April 27, 2012
Ellie Gilchrist’s entry for the casual competition includes a crop top, in combination with flared shorts.
Whether it be rustic-wear or haute couture, the results of a local competition Saturday evening could bring aspiring fashionistas a stitch closer to realizing their dreams.
This is the third year for Denim Runway, a design contest that ties Texas Tech apparel, design and manufacturing (ADM) students with Plains Cotton Cooperative Association (PCCA) and Cotton Council International (CCI).
The competition is much like Lifetime’s reality TV series, “Project Runway.” However, as the name suggests, the models will walk the catwalk in jeans. Each contestant had one month to bring their ideas to fruition under the supervision of Su Shin, ADM program director.
“It provides students with an opportunity to compete in three categories: high-fashion for men and/or women, casual-wear, and cotton trend board,” said Shin. “Participation increases their motivation to learn about the subject matter, from cotton fiber to the final product.”
Their journey began with a visit to cotton farms during the fall semester, and continued in February with a tour of the American Cotton Growers Denim Mill, a part of PCCA textiles division. The massive complex, located in Littlefield, is one of only four denim mills operating in the United States.
Led by product development manager Larry Lundberg, students were introduced to everything from bales of cotton, to the manufacturing of yarn, the dyeing process, weaving and finishing.
At the tour’s conclusion, Lundberg presented the group with a variety of fabrics to choose from, including premiums such as stretch denim.
The trend board competition received the most entries by far, with a total of 50.
Upon receiving their selections, students worked on their designs to the farthest possible construction point.
Ellie Gilchrist, a senior from Dallas, has known that fashion was her calling since she was very young.
“I’ve known I wanted to do apparel design since I was 12 years old,” Gilchrist said. “I have a lot of family in the art world and the fashion world. Both my parents are very creative, so it’s just in my blood.”
Gilchrist’s entry for the casual competition includes a crop top with elastic at the bottom, in combination with flared shorts.
Another senior, Jovita Lektzian, majored in apparel design in her native Lithuania, and never imagined she would continue her studies at Texas Tech.
“I married an American, who is now a political science professor here. We met in Norway, in Oslo, during Norwegian language class. He was working on research for his professor, and I was an au pair,” Lektzian said. “I didn’t know there was an apparel design program until we came to Lubbock.”
For her entry in the women’s high-fashion category, she chose a straight-leg jean with a pattern inspired by her native land. “It’s an embroidery-style pattern from my hometown near the capital city of Vilnius.”
Lektzian said the design was a regional pattern widely used many generations ago that has experienced resurgence in recent years, as many Lithuanians search for their roots.
“The pattern will be applied with acrylic paint, because I like that you can feel it.”
Gilchrist and Lektzian joined other contestants in Littlefield for “Mill Finishing Week,” where each student had the opportunity to seek professional assistance from denim mill personnel for their creation’s washing, destruction and hardware assembly, such as rivets or other embellishments.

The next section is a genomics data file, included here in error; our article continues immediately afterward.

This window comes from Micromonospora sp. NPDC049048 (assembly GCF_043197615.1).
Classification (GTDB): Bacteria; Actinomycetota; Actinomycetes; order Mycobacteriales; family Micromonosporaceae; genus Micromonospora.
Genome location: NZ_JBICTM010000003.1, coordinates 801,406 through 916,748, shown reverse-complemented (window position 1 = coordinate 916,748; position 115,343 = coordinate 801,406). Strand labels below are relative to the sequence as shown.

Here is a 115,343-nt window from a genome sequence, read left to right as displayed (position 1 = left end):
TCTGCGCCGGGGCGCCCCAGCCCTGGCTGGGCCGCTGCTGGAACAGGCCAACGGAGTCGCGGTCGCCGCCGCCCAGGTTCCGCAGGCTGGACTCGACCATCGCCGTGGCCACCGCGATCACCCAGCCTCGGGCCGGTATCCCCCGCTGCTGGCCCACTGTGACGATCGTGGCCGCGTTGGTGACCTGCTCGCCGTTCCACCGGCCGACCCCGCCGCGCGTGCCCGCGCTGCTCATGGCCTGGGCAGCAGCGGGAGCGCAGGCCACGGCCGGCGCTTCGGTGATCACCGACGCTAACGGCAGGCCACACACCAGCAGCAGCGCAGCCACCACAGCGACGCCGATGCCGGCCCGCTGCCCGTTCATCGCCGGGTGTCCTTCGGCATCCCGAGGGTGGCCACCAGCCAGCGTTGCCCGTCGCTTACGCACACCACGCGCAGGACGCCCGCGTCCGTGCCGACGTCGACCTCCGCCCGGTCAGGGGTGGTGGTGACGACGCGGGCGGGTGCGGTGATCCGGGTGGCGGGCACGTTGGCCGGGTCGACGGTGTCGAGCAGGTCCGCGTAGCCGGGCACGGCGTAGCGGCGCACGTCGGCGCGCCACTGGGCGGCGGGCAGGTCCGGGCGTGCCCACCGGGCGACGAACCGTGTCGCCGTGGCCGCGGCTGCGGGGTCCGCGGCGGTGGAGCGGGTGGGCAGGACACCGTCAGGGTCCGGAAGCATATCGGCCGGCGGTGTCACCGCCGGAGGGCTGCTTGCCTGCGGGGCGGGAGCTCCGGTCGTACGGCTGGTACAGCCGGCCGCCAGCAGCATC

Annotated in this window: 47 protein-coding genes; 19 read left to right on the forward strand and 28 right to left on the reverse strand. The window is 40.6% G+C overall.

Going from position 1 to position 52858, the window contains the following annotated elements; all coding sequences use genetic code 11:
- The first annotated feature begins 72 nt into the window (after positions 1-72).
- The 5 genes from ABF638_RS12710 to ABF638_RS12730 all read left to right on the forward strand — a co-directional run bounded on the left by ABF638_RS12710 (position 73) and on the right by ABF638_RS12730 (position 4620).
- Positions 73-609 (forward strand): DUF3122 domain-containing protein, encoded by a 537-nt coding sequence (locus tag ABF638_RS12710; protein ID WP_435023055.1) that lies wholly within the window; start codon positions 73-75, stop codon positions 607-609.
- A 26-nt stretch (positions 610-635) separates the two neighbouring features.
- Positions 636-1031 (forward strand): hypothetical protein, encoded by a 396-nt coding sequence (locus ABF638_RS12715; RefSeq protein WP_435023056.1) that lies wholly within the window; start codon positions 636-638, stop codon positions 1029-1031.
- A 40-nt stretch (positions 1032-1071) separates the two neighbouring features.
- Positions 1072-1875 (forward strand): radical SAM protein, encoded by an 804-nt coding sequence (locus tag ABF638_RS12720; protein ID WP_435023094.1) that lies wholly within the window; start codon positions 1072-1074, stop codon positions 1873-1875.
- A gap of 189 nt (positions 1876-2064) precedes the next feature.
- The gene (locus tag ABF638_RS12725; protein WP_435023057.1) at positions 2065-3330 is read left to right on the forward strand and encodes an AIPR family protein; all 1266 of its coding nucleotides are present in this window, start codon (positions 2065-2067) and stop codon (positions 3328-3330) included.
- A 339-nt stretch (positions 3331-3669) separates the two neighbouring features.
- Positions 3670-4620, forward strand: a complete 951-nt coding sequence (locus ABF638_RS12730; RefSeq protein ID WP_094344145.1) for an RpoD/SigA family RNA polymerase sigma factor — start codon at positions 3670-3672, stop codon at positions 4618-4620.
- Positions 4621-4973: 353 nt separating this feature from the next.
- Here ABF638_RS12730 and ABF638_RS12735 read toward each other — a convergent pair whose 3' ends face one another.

For her entry in the women’s high-fashion category, Jovita Lektzian chose a straight-leg jean with a pattern inspired by her native land, Lithuania.
A panel of judges selected by PCCA scored the entries on April 20, based on their ability to deliver a strong message about cotton, selling strategy to a target market, how appropriate it is for current and future trends, plus creativity and design.
Students also were critiqued through interview and presentation, which includes how they present their idea, inspiration, and knowledge of design principles, fashion and the retail industry.
The trend board competition received the most entries by far, with a total of 50. That was followed by 19 entries for the casual and men’s fashion, and finally 17 in women’s wear.
The winner in the casual category will receive a recognition plaque with a $500 cash prize. The trend board winner also will receive a recognition plaque and a $200 cash prize.
The designer(s) of the top two high-fashion jean competition will receive a recognition plaque, plus the opportunity to travel to Guatemala, courtesy of PCCA to visit their apparel facility, Denimatrix, in Guatemala City. And CCI also will sponsor a trip to the Sourcing Trade Show, also in Guatemala. Each winner will stay for one week.
“They will get to see how jeans are produced commercially and they will meet some professionals in the industry,” said John Johnson, PCCA communications director.
So while students will be graded on their performance, the participation experience will prove to be most valuable in building resumes and careers in the fashion industry.
Volunteer models will strut the creations down the catwalk at the TechStyle: Annual Senior Day Fashion Show at 7 p.m. Saturday, at the Allen Theatre located inside the Texas Tech Student Union Building.
Winners will be announced during the event.
To see how it all began, click here.
The College of Human Sciences at Texas Tech University provides multidisciplinary education, research and service focused on individuals, families and their environments for the purpose of improving and enhancing the human condition.
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